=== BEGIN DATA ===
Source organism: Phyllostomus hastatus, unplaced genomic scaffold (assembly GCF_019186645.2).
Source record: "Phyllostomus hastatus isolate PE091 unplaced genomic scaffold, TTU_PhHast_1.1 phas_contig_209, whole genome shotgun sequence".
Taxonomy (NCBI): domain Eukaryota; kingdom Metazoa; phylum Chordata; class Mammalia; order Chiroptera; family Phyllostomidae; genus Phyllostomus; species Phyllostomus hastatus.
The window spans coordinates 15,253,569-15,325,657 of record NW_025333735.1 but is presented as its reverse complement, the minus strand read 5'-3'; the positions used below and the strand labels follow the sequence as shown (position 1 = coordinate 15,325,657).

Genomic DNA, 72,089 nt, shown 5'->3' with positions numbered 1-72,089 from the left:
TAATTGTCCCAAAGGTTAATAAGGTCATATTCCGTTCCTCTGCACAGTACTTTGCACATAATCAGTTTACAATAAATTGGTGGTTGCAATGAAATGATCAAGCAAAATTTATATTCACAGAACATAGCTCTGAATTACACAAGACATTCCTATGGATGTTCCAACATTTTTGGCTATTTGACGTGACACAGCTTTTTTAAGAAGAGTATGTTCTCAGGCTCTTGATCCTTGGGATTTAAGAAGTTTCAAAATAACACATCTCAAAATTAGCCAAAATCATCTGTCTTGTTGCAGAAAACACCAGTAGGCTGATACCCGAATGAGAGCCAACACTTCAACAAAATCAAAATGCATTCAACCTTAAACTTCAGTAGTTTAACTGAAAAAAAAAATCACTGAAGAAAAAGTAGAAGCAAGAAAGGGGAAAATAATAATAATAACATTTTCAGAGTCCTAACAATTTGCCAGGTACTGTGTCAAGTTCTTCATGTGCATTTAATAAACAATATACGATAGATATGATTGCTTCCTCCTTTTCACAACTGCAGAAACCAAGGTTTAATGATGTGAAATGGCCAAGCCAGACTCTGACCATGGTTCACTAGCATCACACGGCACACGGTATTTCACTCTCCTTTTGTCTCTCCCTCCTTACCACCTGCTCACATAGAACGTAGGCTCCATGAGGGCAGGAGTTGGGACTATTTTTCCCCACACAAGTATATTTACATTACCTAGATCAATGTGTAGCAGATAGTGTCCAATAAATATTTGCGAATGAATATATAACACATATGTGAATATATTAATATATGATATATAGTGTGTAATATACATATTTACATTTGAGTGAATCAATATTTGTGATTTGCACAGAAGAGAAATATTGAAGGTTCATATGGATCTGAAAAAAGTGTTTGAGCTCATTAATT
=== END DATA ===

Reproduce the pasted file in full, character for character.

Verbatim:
Source organism: Phyllostomus hastatus, unplaced genomic scaffold (assembly GCF_019186645.2).
Source record: "Phyllostomus hastatus isolate PE091 unplaced genomic scaffold, TTU_PhHast_1.1 phas_contig_209, whole genome shotgun sequence".
Taxonomy (NCBI): domain Eukaryota; kingdom Metazoa; phylum Chordata; class Mammalia; order Chiroptera; family Phyllostomidae; genus Phyllostomus; species Phyllostomus hastatus.
The window spans coordinates 15,253,569-15,325,657 of record NW_025333735.1 but is presented as its reverse complement, the minus strand read 5'-3'; the positions used below and the strand labels follow the sequence as shown (position 1 = coordinate 15,325,657).

Genomic DNA, 72,089 nt, shown 5'->3' with positions numbered 1-72,089 from the left:
TAATTGTCCCAAAGGTTAATAAGGTCATATTCCGTTCCTCTGCACAGTACTTTGCACATAATCAGTTTACAATAAATTGGTGGTTGCAATGAAATGATCAAGCAAAATTTATATTCACAGAACATAGCTCTGAATTACACAAGACATTCCTATGGATGTTCCAACATTTTTGGCTATTTGACGTGACACAGCTTTTTTAAGAAGAGTATGTTCTCAGGCTCTTGATCCTTGGGATTTAAGAAGTTTCAAAATAACACATCTCAAAATTAGCCAAAATCATCTGTCTTGTTGCAGAAAACACCAGTAGGCTGATACCCGAATGAGAGCCAACACTTCAACAAAATCAAAATGCATTCAACCTTAAACTTCAGTAGTTTAACTGAAAAAAAAAATCACTGAAGAAAAAGTAGAAGCAAGAAAGGGGAAAATAATAATAATAACATTTTCAGAGTCCTAACAATTTGCCAGGTACTGTGTCAAGTTCTTCATGTGCATTTAATAAACAATATACGATAGATATGATTGCTTCCTCCTTTTCACAACTGCAGAAACCAAGGTTTAATGATGTGAAATGGCCAAGCCAGACTCTGACCATGGTTCACTAGCATCACACGGCACACGGTATTTCACTCTCCTTTTGTCTCTCCCTCCTTACCACCTGCTCACATAGAACGTAGGCTCCATGAGGGCAGGAGTTGGGACTATTTTTCCCCACACAAGTATATTTACATTACCTAGATCAATGTGTAGCAGATAGTGTCCAATAAATATTTGCGAATGAATATATAACACATATGTGAATATATTAATATATGATATATAGTGTGTAATATACATATTTACATTTGAGTGAATCAATATTTGTGATTTGCACAGAAGAGAAATATTGAAGGTTCATATGGATCTGAAAAAAGTGTTTGAGCTCATTAATT